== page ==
The Heiwa-ohashi Pedestrian Bridge Design Proposal Competition asks for two bridges as a key part in the renewal of the Peace Boulevard. The bridges have an important function providing access for many visitors to the Peace Memorial Park. The new pedestrian bridges harmonize with the existing bridge, the Isamu Noguchi handrails, the Motoyasu-gawa River, the Peace Memorial Park and the surrounding area.
I have worked as part of the team in developing the bridge from concept to detail. I have produced 2D drawings and 3D models, eventually finalizing the visualizations for the competition.
The Heiwa-ohashi Pedestrian Bridges are not to compete with the Peace Memorial Park nor obstruct the view of both the Atomic Bomb Dome and the railings of the Heiwa-ohashi Bridge. Hence the load bearing structure is placed below deck and above deck the structure is as transparent as possible with cantilevered glass handrails. The image of the proposed Heiwa-ohashi Pedestrian Bridge is one of a crane bird standing in the Motoyasu-gawa River with its outstretched wings gently touching the river banks.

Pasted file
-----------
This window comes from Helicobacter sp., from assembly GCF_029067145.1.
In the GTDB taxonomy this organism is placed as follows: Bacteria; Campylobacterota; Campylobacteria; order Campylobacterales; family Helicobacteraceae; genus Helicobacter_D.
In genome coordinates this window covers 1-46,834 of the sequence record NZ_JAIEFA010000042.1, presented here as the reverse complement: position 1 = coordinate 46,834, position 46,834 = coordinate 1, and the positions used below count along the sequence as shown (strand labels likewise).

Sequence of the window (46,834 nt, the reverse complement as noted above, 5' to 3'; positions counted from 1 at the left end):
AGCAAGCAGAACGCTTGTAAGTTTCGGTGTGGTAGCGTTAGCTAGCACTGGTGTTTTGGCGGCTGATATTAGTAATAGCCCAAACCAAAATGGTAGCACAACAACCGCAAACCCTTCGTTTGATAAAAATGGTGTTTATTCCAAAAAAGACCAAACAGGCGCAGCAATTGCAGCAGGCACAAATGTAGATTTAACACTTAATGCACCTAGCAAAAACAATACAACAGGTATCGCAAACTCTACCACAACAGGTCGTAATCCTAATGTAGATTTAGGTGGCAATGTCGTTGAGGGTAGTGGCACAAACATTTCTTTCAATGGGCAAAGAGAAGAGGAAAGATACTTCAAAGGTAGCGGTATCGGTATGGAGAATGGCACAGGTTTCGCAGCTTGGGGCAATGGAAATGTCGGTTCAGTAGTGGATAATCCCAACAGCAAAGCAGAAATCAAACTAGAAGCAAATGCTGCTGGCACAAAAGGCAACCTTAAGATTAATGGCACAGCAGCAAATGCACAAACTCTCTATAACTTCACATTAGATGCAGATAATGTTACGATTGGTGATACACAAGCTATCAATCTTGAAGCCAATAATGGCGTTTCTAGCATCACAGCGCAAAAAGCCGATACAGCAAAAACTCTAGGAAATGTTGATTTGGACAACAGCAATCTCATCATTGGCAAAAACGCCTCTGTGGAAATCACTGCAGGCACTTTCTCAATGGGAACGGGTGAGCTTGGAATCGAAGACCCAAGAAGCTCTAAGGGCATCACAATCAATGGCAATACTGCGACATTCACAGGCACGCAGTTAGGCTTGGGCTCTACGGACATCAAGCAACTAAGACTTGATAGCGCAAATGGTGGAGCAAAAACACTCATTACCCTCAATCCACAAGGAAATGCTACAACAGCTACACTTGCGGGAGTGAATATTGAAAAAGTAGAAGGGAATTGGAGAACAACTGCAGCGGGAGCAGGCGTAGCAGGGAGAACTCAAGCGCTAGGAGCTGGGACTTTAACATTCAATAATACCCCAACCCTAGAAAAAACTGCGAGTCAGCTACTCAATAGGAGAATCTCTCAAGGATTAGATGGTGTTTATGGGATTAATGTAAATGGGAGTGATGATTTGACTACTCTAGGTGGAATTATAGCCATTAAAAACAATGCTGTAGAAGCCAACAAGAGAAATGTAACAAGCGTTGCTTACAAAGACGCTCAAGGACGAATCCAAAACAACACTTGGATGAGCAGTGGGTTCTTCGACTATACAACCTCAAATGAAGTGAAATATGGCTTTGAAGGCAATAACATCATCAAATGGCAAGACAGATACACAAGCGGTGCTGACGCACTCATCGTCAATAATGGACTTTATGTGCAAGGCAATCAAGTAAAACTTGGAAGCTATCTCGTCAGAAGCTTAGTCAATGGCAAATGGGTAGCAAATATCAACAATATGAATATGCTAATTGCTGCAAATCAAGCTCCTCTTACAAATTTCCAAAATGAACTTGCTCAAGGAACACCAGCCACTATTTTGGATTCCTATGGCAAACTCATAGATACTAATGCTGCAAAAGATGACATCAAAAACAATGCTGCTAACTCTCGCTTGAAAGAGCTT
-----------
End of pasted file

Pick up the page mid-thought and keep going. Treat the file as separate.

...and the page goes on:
The bridge is structurally a propped-up cantilever bridge. The shape of the bridge is a reflection of the flow of forces in the structure. The steel girder, acting as a torsion box, is cantilevered from the central pier. The girder is deepest above the peer and thins out towards each end. The tapering of the pier ensures maximum stability for the girder and minimum obstruction of the water flow. The upper part of the warped pier is in steel the lower in concrete.
The project reflects the best in Japanese architecture and design, simplicity and careful detailing, and in so paying the utmost respect to the Peace Memorial Park. The bridge is carefully crafted with the box girder’s varied cross section with twisted planes giving it a sweeping, airborne (lightweight) elegance. The shape having no double curved planes is easy to construct. The girder diaphragms protrude slightly providing for easy welding from the outside and enhancing the shape of the rolled, twisted planes. All steel have a paint protection system applied in a light, almost white colour.
Developed as part of a small team while working at Dissing+Weitling Architecture in Copenhagen, Denmark.